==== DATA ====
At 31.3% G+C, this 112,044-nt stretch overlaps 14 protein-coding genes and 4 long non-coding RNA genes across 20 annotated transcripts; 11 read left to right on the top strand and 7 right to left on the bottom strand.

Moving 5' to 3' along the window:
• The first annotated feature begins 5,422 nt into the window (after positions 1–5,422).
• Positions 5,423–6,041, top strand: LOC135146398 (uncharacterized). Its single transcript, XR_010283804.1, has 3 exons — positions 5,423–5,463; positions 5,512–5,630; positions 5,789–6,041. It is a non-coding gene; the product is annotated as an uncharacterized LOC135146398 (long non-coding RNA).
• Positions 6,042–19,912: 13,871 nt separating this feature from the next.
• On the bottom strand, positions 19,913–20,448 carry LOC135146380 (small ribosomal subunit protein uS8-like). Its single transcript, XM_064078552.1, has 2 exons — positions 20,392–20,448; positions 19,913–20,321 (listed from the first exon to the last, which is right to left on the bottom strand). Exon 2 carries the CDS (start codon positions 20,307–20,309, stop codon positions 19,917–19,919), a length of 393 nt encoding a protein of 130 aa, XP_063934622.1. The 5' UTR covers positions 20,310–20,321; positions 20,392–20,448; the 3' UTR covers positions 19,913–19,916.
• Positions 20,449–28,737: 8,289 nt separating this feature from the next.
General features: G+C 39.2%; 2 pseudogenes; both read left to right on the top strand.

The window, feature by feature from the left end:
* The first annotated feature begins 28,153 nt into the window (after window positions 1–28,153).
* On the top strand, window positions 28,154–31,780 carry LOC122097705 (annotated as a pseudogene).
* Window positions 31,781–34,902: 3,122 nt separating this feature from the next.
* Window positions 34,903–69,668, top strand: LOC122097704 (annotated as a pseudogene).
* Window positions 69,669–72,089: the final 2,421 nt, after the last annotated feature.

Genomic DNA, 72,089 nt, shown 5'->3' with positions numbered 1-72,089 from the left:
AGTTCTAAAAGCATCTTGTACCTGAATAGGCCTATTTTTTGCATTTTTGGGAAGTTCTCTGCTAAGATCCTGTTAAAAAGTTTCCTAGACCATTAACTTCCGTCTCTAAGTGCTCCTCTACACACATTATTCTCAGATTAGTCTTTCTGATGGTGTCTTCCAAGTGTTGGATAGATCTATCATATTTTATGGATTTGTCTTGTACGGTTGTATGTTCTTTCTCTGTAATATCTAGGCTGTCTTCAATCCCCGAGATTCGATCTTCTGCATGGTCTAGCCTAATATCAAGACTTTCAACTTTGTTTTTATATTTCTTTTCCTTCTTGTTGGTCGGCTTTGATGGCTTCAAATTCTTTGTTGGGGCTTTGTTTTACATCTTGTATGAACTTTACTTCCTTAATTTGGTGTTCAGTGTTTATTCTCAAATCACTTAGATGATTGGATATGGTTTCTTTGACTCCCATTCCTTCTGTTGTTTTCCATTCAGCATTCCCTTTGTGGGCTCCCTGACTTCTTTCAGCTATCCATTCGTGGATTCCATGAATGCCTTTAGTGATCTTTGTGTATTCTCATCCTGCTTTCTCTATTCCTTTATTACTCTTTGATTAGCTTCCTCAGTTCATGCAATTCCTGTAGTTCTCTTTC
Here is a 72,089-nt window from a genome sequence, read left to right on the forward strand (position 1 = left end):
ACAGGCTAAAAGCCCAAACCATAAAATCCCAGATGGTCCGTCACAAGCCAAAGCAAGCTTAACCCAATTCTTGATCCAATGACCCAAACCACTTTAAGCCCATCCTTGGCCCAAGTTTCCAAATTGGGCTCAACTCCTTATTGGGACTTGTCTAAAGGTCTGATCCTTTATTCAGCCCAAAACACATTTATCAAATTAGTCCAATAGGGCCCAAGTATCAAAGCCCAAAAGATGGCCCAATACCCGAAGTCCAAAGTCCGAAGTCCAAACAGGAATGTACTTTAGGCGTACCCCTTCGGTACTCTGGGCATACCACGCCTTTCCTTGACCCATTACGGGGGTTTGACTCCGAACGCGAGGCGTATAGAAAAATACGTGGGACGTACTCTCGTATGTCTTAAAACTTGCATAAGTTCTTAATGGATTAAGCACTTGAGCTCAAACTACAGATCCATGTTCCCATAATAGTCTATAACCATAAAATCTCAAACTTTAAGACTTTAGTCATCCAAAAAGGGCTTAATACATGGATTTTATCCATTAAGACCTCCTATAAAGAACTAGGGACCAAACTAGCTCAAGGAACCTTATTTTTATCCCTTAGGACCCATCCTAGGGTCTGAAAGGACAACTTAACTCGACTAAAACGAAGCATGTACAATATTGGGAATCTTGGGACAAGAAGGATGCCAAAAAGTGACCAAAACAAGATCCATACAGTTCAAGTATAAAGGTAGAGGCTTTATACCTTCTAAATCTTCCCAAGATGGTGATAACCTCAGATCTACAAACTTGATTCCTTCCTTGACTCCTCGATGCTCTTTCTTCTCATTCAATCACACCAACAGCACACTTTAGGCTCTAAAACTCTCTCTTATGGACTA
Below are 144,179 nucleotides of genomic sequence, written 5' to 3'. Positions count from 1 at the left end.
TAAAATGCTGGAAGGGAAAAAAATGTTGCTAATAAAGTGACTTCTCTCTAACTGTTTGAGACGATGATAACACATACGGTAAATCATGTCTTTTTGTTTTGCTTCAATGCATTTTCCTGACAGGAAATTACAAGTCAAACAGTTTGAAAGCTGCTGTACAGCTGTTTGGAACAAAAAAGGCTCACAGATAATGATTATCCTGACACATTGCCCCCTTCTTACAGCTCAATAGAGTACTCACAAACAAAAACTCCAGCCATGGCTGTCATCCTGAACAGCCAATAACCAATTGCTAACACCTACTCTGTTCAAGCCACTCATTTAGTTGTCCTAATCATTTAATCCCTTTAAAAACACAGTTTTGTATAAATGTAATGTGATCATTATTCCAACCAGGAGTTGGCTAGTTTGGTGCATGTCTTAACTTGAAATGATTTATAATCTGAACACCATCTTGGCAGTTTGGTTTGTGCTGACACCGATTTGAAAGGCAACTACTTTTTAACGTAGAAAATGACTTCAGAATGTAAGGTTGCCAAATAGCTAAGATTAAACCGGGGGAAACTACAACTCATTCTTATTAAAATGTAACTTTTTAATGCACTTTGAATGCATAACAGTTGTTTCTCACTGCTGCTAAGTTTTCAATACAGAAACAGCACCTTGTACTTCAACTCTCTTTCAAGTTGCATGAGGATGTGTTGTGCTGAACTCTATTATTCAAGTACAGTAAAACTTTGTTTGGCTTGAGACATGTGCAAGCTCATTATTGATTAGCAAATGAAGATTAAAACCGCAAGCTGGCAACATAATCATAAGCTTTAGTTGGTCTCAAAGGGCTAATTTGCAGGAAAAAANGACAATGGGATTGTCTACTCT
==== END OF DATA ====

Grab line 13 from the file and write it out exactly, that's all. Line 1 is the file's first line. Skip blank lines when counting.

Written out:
* Window positions 34,903–69,668, top strand: LOC122097704 (annotated as a pseudogene).